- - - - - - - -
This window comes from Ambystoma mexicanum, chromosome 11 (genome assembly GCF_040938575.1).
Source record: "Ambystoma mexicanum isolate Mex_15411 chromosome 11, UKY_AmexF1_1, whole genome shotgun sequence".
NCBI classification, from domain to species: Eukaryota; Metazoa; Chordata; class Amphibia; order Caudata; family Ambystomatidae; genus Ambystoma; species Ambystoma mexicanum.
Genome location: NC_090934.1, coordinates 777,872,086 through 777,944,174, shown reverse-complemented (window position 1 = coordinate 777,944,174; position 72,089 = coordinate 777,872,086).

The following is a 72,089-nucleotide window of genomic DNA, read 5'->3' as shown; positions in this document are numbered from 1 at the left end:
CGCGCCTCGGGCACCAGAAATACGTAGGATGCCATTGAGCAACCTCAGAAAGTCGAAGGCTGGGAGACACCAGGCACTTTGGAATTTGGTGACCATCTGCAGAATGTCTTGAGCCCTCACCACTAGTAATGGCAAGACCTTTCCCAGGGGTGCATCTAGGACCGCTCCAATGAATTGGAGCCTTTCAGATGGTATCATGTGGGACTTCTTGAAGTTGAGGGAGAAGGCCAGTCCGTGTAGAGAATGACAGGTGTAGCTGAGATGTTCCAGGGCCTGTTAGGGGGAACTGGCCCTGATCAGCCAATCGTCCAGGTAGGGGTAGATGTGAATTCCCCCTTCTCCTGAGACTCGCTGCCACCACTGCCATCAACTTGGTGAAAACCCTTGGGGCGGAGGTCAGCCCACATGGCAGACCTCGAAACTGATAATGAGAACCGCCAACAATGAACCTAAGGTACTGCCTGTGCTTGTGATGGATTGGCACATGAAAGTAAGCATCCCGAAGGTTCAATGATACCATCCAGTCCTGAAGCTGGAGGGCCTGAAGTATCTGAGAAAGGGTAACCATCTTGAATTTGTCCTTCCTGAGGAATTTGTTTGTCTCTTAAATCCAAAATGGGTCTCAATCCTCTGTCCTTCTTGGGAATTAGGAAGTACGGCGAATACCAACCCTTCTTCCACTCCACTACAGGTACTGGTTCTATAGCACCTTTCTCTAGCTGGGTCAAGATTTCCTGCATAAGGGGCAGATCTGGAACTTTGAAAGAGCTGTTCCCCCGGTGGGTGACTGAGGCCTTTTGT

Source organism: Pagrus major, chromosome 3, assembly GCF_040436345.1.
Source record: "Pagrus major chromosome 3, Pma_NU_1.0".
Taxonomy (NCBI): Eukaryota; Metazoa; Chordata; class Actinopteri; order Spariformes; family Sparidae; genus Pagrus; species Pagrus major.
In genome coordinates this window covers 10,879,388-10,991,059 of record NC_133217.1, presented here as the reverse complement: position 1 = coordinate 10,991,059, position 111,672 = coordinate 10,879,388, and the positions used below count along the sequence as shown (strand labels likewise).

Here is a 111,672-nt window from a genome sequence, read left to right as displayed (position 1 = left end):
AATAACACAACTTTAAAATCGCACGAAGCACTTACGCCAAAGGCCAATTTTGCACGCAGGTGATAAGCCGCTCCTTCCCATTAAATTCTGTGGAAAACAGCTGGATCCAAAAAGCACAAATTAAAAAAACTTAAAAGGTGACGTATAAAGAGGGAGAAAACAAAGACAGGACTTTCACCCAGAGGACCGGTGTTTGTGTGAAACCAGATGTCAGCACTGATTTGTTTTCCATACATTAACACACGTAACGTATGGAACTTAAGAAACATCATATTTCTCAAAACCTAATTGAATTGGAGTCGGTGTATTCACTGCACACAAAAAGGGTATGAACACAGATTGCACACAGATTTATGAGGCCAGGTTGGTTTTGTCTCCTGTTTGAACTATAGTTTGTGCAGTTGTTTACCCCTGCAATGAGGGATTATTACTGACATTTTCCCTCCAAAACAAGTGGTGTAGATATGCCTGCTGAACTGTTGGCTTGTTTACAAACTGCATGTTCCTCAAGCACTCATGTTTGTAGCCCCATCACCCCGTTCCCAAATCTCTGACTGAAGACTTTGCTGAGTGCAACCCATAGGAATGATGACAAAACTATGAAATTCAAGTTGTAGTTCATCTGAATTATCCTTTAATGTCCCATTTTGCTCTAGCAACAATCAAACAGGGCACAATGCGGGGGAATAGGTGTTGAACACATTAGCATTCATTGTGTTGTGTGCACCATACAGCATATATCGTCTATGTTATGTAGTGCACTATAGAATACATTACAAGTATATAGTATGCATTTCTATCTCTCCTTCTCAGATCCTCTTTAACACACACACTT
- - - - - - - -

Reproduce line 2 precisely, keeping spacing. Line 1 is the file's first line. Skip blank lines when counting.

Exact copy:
Source record: "Ambystoma mexicanum isolate Mex_15411 chromosome 11, UKY_AmexF1_1, whole genome shotgun sequence".